The Korean War of 1950’s supported Sherman’s belief that conventional wars remained a threat, and the Navy was employed as an integral part of a balanced military force. North Korea had a small Navy, so control of the seas was not a major factor and the United States Navy conducted carrier strike operations throughout the war. Sea control also allowed the United States Navy to move troops and supply friendly forces. In fact, “six of every seven men who landed in Korea came by sea.” [29] As the Soviet Union became a more significant threat, the maritime strategy for the bipolar Cold War world required significant naval power to project the national influence of the United States. “The NATO alliance prepared for the struggle for control of the sea and containment of the Soviet Navy…as well as the ability to protect sea lines of communication for extended periods.” [30] As an instrument of national strategy, the Navy played a vital role in the Cold War, particularly through forward presence and power projection.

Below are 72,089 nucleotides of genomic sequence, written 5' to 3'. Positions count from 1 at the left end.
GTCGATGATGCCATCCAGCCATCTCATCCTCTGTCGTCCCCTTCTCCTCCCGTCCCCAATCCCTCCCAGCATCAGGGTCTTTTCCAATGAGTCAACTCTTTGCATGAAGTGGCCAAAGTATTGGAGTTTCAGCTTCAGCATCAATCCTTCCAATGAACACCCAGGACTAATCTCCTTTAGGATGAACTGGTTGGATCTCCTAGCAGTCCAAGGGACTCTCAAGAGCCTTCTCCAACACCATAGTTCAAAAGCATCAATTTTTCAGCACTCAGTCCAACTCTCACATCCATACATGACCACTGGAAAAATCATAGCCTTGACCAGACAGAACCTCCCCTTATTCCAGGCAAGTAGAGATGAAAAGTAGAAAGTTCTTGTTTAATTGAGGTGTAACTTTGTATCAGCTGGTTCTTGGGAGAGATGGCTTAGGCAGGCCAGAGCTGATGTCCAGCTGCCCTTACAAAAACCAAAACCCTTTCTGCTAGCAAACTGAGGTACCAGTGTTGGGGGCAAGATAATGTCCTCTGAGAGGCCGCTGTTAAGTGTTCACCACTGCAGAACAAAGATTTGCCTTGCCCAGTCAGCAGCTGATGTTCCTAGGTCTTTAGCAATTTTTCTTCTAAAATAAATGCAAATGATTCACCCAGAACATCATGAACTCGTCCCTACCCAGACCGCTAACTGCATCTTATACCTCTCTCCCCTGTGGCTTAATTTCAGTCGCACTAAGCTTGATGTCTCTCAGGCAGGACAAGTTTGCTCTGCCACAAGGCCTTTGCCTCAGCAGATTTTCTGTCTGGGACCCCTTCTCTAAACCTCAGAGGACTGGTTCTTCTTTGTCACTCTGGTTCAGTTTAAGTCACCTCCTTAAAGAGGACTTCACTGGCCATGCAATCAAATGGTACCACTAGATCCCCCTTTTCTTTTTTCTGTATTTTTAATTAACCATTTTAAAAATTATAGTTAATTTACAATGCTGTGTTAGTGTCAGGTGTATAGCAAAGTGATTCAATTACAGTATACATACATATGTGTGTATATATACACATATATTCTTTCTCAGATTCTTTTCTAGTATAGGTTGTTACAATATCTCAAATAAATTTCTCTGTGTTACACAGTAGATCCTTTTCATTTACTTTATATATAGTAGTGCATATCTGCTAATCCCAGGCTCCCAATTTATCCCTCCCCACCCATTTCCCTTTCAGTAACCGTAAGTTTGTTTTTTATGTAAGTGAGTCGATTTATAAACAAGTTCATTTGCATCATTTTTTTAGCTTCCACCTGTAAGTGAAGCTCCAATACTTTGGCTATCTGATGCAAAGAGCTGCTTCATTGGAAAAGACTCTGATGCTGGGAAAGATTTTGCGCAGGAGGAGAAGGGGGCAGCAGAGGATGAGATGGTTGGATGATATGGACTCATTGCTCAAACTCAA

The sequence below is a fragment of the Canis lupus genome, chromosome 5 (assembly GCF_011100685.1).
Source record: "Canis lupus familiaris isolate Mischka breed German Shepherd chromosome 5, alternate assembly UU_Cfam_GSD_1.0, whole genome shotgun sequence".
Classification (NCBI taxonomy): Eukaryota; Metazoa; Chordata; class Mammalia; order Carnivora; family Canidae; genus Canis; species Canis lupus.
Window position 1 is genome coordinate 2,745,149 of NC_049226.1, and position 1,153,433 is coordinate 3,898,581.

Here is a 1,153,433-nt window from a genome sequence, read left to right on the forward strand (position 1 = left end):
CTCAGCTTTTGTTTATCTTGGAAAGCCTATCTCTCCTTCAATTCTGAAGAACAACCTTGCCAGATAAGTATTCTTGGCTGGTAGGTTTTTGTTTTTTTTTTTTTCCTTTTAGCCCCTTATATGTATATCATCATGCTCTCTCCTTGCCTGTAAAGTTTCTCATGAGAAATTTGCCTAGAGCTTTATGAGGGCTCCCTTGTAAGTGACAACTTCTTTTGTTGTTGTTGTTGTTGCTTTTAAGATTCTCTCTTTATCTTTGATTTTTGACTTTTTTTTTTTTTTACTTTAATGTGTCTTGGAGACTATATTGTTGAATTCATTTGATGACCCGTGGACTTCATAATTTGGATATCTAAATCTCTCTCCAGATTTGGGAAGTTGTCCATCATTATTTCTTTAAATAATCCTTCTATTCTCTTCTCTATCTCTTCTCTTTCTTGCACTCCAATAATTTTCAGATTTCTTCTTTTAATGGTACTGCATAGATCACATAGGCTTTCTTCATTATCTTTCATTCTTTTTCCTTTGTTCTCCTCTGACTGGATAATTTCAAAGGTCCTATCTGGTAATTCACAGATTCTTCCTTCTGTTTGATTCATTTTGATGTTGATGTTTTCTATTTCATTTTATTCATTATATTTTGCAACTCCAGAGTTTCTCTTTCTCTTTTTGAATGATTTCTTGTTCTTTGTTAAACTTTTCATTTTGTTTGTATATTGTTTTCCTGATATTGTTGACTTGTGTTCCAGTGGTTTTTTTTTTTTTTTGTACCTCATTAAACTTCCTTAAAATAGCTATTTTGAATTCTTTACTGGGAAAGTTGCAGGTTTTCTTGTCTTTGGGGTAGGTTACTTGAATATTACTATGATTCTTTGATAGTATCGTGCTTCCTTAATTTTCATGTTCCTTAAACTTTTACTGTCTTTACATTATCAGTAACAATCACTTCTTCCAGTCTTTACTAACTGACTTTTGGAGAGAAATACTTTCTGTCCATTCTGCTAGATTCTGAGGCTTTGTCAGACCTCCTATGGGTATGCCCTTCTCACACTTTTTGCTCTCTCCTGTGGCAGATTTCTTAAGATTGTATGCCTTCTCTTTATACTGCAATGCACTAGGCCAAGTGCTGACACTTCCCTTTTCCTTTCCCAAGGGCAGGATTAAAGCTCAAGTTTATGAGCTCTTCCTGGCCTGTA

At that time the focus of maritime strategy was on a large Navy, equipped for optimum power projection against the enemy (primarily the Soviet Union) and capable of sea control, sea denial, and maintaining the sea lines of communication. Navy ballistic missile submarines also provided one leg of the nuclear deterrent triad in the event of nuclear warfare against the Soviet Union.